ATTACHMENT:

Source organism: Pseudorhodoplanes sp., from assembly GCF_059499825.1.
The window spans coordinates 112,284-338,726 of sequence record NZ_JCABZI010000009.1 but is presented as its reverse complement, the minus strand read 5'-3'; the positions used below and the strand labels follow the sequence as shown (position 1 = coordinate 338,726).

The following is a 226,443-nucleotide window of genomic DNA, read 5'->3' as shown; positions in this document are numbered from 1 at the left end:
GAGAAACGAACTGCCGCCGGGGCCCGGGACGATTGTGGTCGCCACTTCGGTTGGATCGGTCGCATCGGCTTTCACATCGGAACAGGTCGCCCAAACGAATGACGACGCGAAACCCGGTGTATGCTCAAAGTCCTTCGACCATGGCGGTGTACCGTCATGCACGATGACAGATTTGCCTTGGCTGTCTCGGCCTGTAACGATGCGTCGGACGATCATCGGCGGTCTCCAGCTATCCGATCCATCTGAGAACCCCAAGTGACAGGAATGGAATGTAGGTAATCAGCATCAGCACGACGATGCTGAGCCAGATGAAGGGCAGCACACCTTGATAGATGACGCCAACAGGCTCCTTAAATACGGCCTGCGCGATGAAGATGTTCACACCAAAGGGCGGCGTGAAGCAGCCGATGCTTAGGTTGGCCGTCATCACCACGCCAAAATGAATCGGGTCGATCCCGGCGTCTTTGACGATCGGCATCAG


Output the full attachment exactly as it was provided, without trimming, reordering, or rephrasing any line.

Source organism: Pseudorhodoplanes sp., from assembly GCF_059499825.1.
The window spans coordinates 112,284-338,726 of sequence record NZ_JCABZI010000009.1 but is presented as its reverse complement, the minus strand read 5'-3'; the positions used below and the strand labels follow the sequence as shown (position 1 = coordinate 338,726).

The following is a 226,443-nucleotide window of genomic DNA, read 5'->3' as shown; positions in this document are numbered from 1 at the left end:
GAGAAACGAACTGCCGCCGGGGCCCGGGACGATTGTGGTCGCCACTTCGGTTGGATCGGTCGCATCGGCTTTCACATCGGAACAGGTCGCCCAAACGAATGACGACGCGAAACCCGGTGTATGCTCAAAGTCCTTCGACCATGGCGGTGTACCGTCATGCACGATGACAGATTTGCCTTGGCTGTCTCGGCCTGTAACGATGCGTCGGACGATCATCGGCGGTCTCCAGCTATCCGATCCATCTGAGAACCCCAAGTGACAGGAATGGAATGTAGGTAATCAGCATCAGCACGACGATGCTGAGCCAGATGAAGGGCAGCACACCTTGATAGATGACGCCAACAGGCTCCTTAAATACGGCCTGCGCGATGAAGATGTTCACACCAAAGGGCGGCGTGAAGCAGCCGATGCTTAGGTTGGCCGTCATCACCACGCCAAAATGAATCGGGTCGATCCCGGCGTCTTTGACGATCGGCATCAG